Peace in Our Time
Originally published in Hebrew as a column in the Maariv-NRG newspaper, 2007.
They gathered on the abandoned seashore of Tel Aviv, dimly lit by a crimson sunset almost entirely hidden by the shiny skyscrapers across the waters to the west. Ten of them wore keffiyehs and ten – yarmulkes. The air was hot and humid. The fresh sea breeze cooled the new city on the artificial island to the west and largely remained there. What little wind reached Tel Aviv carried with it excess heat and a faint smell of frying shrimp.
The beach was littered with old plastic chairs, but the gathered men remained standing, silent, glaring hatefully at the glowing towers near the western horizon, the new city emitting irreverent music and unkosher food and an intolerable air of self-satisfaction. The oldest amongst the men remembered that in this, the new city wasn’t so different from the Tel Aviv of the past.
Eventually, someone broke the silence.
“This,” he said and pointed at the towers blocking the last rays of the sun, “this is what happens when people have no values. When no one cares for anything except for themselves.”
“This”, someone else answered, “is what happens when you demand peace no matter the cost. A coward’s peace. A dishonorable peace. This isn’t peace, it isn’t. It’s worthless.”
“And they took everything worth anything,” someone added. “They exploited this country, then ruined it, and then ran away to that godless, artificial place, the cowards.”
He turned his gaze towards the city beyond the waves. The top windows of the towers blinked in the dying light, as if insolently winking at him.
“Something must be done,” the first speaker said. Everyone nodded.
“Something must be done,” said someone else, a bit more emphatically. They all looked at the spitefully-joyous city, existing despite their best wishes, and then at the heavens that have ignored their prayers for years. Their frustration reached a boiling point.
“Something must be done!” they shouted, over and over again.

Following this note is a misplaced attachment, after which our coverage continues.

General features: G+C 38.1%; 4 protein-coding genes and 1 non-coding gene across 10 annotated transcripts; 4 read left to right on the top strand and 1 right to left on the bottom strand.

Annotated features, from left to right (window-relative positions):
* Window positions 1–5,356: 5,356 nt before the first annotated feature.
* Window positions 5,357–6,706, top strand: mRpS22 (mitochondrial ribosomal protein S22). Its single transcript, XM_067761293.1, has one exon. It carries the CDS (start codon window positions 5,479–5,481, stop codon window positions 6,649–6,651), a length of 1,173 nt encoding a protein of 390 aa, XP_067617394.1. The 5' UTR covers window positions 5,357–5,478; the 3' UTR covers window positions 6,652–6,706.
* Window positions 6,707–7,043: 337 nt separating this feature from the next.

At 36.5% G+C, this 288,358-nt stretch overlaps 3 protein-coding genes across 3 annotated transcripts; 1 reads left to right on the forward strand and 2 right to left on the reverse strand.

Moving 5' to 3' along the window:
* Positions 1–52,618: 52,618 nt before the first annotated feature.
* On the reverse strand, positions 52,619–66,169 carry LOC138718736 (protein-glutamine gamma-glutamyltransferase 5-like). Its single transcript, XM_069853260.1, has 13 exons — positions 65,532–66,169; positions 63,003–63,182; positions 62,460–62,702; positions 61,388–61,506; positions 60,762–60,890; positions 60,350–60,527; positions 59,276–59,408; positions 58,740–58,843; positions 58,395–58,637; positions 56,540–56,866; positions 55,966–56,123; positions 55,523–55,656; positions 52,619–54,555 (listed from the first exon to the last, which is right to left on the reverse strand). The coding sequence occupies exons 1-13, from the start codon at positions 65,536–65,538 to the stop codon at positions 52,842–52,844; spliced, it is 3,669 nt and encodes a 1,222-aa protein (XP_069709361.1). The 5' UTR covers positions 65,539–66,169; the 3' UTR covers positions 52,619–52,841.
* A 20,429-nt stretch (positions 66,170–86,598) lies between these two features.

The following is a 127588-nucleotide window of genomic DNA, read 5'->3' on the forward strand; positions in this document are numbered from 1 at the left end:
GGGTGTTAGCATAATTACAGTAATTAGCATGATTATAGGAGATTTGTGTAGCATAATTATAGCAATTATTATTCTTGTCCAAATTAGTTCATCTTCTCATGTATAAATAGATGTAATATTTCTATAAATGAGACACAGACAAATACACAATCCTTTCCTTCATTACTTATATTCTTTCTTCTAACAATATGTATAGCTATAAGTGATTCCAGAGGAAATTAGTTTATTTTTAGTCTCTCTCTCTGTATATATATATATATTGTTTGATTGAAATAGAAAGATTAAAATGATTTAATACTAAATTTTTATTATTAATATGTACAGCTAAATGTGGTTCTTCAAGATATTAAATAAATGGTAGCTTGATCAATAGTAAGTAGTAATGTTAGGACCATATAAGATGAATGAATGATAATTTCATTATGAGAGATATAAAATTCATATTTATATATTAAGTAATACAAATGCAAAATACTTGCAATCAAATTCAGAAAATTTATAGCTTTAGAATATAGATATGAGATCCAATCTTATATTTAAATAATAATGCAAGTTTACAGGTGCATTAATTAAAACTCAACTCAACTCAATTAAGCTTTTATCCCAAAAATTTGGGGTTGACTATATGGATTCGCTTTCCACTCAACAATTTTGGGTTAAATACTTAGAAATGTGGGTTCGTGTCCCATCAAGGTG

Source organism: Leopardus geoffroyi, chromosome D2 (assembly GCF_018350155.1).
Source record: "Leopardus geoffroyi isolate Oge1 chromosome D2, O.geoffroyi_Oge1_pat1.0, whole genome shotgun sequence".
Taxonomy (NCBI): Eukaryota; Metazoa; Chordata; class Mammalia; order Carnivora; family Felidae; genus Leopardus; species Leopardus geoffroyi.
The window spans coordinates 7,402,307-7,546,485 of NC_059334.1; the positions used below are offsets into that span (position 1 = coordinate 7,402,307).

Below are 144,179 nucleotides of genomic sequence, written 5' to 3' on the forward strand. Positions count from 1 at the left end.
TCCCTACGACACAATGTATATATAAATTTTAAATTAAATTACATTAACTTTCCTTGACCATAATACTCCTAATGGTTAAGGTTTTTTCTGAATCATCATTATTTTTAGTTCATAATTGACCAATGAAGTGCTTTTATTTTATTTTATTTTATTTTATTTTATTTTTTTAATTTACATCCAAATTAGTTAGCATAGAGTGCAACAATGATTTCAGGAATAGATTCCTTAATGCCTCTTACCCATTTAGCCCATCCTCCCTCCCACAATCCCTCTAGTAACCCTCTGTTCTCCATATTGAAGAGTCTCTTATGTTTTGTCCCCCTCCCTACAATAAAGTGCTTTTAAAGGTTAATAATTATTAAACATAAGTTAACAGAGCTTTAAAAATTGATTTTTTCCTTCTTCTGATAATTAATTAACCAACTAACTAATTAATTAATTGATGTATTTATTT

After some minutes the shouting gradually receded and someone hoarsely mumbled, “But what?”
“We’ll throw them into the sea!” said one of the Keffiyeh wearers.
“We all saw what happened last time you tried,” said one of the younger Yarmulke bearers.
“We’re getting better at it,” the first one answered. “Every dog has his day.”
“So that’s what you think?” Young Yarmulke said. “You better think again!”
He ran at his opponent, but their friends from both sides took quick action and separated them before any damage was done. The Keffiyeh wearer grunted and said loudly, “How, oh how did it come to be that Al-Yahood cowardly ran away,” he turned his head towards the west, emphatically, “and only you miserable bastards remained?”
“We are the true Jewish peoples!” the young Yarmulke shouted. “Only us, not them! Sinners! Assimilators! Haters of the true Israel!”
Eventually, someone silenced him by sitting on his chest.
“Maybe we could send commando motorboats,” said someone else, slightly more practical. “We can fill them with explosives, send them to their east shore. Under their radar. It’ll hurt, kill their tourism.”
“We tried it. Didn’t work. The entire circumference of the new island is filled with sonar and mines.”
“I know – we can use gliders!”
“Nope. They’ve got lasers.”
“Check this out,” said a keffiyeh wearer who hadn’t spoken so far, and took a rifle out of his bag.
“Relax,” he told the yarmulke boys who jumped at the sight of the weapon. “It’s just a demonstration.”
He pointed the rifle west, at a point above the shining towers. “Look,” he said, and pressed the trigger.
They couldn’t see the bullet, which was fired in absolute silence, but they all saw the flash of light which destroyed it well before reaching the farther shore.
“You’ve got to admit that they’re good, those Jews,” said one of the keffiyeh wearers. “They went away, built this New Tel Aviv, and left us stuck here with you zealots and with the holy places.”
“You’re the zealots!” said one of the Yarmulkes.
“And they are not real Jews!” shouted another.
“And if you’re not into the holy places,” added another Yarmulke, “what have we been fighting for a hundred years for?”
“That’s the problem with this so-called ‘peace’,” someone said. “Those secular rich bastards took their money and moved away, left us here with a ruined country, and everyone wants a visa to their new city, instead of keeping the faith right here.”
“I know!” said one of the Yarmulkes. “Biological weapons! It’ll be like the ten plagues of Egypt, blood, boils, pestilence, death! I’m sure we can find some first-grade biohazard in Iraq or Eastern Europe or…”
His comrades silenced him and apologized to their friends-enemies. There’s always some fanatic who spoils everything.
“We can ignore them just like they’re ignoring us,” someone said. “We’ll fight here like men over the holy places and be done with it.”
But this idea, while theoretically fitting with everyone’s beliefs, did not practically appeal to anyone. Not even to the fanatic.
Eventually they turned away from the western vision, got back to their homes in the mostly abandoned city of Tel Aviv-Jaffa, and went to bed, frustrated but rather unexcited. They’ll continue the discussion tomorrow. Something must be done.
And the city beyond the waves, proud and noisy, utterly devoid of morals, honor or respect for any religion whatsoever, continued its existence, unperturbed. One day something will be done, someone will do something. But until then – who cared?